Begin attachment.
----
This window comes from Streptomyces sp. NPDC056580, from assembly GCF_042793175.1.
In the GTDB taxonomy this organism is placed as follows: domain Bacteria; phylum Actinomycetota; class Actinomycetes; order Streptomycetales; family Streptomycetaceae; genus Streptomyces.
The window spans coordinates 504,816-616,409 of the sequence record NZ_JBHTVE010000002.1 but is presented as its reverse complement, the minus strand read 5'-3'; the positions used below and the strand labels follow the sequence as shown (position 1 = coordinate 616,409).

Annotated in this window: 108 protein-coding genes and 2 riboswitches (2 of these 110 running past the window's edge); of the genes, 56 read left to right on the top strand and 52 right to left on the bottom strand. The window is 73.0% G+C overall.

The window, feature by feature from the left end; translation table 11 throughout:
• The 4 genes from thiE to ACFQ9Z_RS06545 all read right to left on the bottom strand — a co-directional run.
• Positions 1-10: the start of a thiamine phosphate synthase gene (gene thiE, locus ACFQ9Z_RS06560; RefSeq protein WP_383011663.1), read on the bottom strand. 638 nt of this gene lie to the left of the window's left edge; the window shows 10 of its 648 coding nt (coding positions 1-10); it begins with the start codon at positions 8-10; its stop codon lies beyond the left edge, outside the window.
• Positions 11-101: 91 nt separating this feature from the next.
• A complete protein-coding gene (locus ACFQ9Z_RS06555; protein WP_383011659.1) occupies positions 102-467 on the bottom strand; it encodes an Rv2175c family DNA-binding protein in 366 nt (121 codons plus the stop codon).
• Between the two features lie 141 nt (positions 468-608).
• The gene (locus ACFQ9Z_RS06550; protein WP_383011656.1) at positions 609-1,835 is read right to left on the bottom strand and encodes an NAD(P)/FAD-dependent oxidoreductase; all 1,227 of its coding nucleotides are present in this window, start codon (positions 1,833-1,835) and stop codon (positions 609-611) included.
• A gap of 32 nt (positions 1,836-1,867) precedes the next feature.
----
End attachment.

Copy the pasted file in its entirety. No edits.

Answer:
This window comes from Streptomyces sp. NPDC056580, from assembly GCF_042793175.1.
In the GTDB taxonomy this organism is placed as follows: domain Bacteria; phylum Actinomycetota; class Actinomycetes; order Streptomycetales; family Streptomycetaceae; genus Streptomyces.
The window spans coordinates 504,816-616,409 of the sequence record NZ_JBHTVE010000002.1 but is presented as its reverse complement, the minus strand read 5'-3'; the positions used below and the strand labels follow the sequence as shown (position 1 = coordinate 616,409).

Annotated in this window: 108 protein-coding genes and 2 riboswitches (2 of these 110 running past the window's edge); of the genes, 56 read left to right on the top strand and 52 right to left on the bottom strand. The window is 73.0% G+C overall.

The window, feature by feature from the left end; translation table 11 throughout:
• The 4 genes from thiE to ACFQ9Z_RS06545 all read right to left on the bottom strand — a co-directional run.
• Positions 1-10: the start of a thiamine phosphate synthase gene (gene thiE, locus ACFQ9Z_RS06560; RefSeq protein WP_383011663.1), read on the bottom strand. 638 nt of this gene lie to the left of the window's left edge; the window shows 10 of its 648 coding nt (coding positions 1-10); it begins with the start codon at positions 8-10; its stop codon lies beyond the left edge, outside the window.
• Positions 11-101: 91 nt separating this feature from the next.
• A complete protein-coding gene (locus ACFQ9Z_RS06555; protein WP_383011659.1) occupies positions 102-467 on the bottom strand; it encodes an Rv2175c family DNA-binding protein in 366 nt (121 codons plus the stop codon).
• Between the two features lie 141 nt (positions 468-608).
• The gene (locus ACFQ9Z_RS06550; protein WP_383011656.1) at positions 609-1,835 is read right to left on the bottom strand and encodes an NAD(P)/FAD-dependent oxidoreductase; all 1,227 of its coding nucleotides are present in this window, start codon (positions 1,833-1,835) and stop codon (positions 609-611) included.
• A gap of 32 nt (positions 1,836-1,867) precedes the next feature.